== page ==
The mainland metropolis of Shenzhen sits behind China’s “Great Firewall” --which restricts access to news and information — while Hong Kong enjoys liberties unseen on the mainland.
China promised to respect the freedoms in the semi-autonomous territory after its handover from Britain in 1997, including freedom of speech, unfettered access to the Internet and an independent judiciary.
Beijing also faced criticism in the past for detaining foreign nationals amid ongoing diplomatic spats.
Ottawa has urged Beijing to release two Canadian citizens detained in December amid escalating diplomatic tensions between the two countries.
Michael Kovrig and Michael Spavor were detained amid a diplomatic crisis sparked by the arrest of Meng Wanzhou, chief financial officer for Chinese tech giant Huawei, in Vancouver on a US extradition bid.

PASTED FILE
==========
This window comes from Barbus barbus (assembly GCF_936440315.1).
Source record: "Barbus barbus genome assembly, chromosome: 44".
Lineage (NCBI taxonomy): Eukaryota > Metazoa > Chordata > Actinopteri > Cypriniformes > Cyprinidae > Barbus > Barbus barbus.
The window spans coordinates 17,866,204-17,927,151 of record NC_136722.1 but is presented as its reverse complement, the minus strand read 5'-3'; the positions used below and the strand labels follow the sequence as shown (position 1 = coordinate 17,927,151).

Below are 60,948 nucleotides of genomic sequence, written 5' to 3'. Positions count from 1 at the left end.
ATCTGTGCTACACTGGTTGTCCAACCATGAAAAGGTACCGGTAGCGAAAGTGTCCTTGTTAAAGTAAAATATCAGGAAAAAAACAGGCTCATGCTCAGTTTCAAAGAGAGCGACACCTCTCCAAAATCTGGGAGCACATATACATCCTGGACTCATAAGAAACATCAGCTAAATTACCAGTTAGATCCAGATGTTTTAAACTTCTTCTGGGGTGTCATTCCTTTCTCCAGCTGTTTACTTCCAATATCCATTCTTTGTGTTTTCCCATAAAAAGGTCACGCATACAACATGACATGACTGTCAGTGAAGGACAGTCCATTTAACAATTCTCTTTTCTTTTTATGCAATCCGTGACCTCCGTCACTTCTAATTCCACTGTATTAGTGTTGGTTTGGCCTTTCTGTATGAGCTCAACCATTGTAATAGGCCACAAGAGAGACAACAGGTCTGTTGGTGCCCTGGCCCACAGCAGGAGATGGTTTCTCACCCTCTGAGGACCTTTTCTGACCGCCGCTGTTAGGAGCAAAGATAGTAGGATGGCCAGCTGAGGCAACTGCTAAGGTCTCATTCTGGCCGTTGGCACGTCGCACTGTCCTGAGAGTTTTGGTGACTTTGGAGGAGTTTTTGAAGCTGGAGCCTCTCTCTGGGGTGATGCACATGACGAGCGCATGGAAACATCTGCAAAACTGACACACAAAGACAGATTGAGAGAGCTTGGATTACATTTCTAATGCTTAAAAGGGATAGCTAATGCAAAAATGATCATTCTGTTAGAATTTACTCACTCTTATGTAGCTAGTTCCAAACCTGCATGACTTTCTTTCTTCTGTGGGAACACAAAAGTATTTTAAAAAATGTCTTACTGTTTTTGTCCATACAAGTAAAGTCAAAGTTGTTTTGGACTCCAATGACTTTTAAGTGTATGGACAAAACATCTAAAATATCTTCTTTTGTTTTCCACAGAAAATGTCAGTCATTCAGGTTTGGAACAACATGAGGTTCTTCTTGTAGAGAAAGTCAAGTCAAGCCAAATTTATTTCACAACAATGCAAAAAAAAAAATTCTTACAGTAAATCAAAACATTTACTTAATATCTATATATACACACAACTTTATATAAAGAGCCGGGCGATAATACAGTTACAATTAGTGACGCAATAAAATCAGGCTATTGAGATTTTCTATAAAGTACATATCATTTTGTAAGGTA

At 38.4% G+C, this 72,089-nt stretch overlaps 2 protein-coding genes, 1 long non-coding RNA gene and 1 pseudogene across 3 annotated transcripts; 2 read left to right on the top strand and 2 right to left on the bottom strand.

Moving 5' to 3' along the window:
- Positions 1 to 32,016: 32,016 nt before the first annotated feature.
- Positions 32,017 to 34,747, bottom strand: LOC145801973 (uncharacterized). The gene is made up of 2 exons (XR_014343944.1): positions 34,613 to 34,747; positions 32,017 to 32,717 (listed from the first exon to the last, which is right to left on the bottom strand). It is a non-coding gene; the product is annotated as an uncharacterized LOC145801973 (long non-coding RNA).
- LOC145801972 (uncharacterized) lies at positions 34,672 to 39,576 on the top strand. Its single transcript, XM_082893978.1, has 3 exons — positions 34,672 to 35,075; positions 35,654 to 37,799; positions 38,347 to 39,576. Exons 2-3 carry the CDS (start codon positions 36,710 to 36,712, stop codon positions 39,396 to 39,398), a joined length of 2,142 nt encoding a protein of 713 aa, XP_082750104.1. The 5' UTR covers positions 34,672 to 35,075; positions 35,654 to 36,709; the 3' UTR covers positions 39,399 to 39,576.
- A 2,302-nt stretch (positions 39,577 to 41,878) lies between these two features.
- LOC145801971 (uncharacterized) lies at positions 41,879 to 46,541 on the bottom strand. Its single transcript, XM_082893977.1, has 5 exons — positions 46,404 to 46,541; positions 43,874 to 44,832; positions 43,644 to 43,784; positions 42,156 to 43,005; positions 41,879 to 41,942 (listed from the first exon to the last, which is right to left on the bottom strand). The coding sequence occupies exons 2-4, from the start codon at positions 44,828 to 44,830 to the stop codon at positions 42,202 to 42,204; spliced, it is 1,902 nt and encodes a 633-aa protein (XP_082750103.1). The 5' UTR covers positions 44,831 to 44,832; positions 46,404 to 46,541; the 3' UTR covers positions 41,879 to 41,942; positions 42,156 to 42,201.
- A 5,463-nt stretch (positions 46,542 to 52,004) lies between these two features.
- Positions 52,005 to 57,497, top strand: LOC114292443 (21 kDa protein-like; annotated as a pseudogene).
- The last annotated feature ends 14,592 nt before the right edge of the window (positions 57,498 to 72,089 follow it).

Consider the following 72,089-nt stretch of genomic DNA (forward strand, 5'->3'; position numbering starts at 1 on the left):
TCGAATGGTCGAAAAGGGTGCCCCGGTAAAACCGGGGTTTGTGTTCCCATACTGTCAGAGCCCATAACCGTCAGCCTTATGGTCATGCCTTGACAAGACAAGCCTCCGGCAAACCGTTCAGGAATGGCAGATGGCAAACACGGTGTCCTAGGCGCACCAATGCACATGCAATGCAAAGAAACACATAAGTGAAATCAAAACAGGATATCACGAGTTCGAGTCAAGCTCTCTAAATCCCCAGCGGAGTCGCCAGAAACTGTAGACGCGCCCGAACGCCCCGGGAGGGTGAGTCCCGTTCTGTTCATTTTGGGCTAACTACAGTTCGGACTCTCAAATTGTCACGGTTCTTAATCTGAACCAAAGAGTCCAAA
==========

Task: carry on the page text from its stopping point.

Former diplomat Kovrig and consultant Spavor were picked up in China on suspicion of espionage days after her arrest, in a move widely seen as retaliation.
Friends of the missing employee staged a protest outside the British Consulate in Hong Kong on Wednesday afternoon to pressure the UK government to “save Simon.”
“Hong Kong people are still fighting to oppose the extradition bill, yet something like this happened without such a bill,” organizer Max Chung told AFP.
“If the Beijing government doesn’t explain to the public why this happened, then it is playing with fire. This is a warning to Hongkongers and to whoever wants to come to Hong Kong.”
Chung told the rally that “to our best understanding” his detained friend had not been involved with the ongoing protests that have engulfed the financial hub.
“Simon is a very good guy, and smart guy... I don’t think he would do anything stupid,” he added.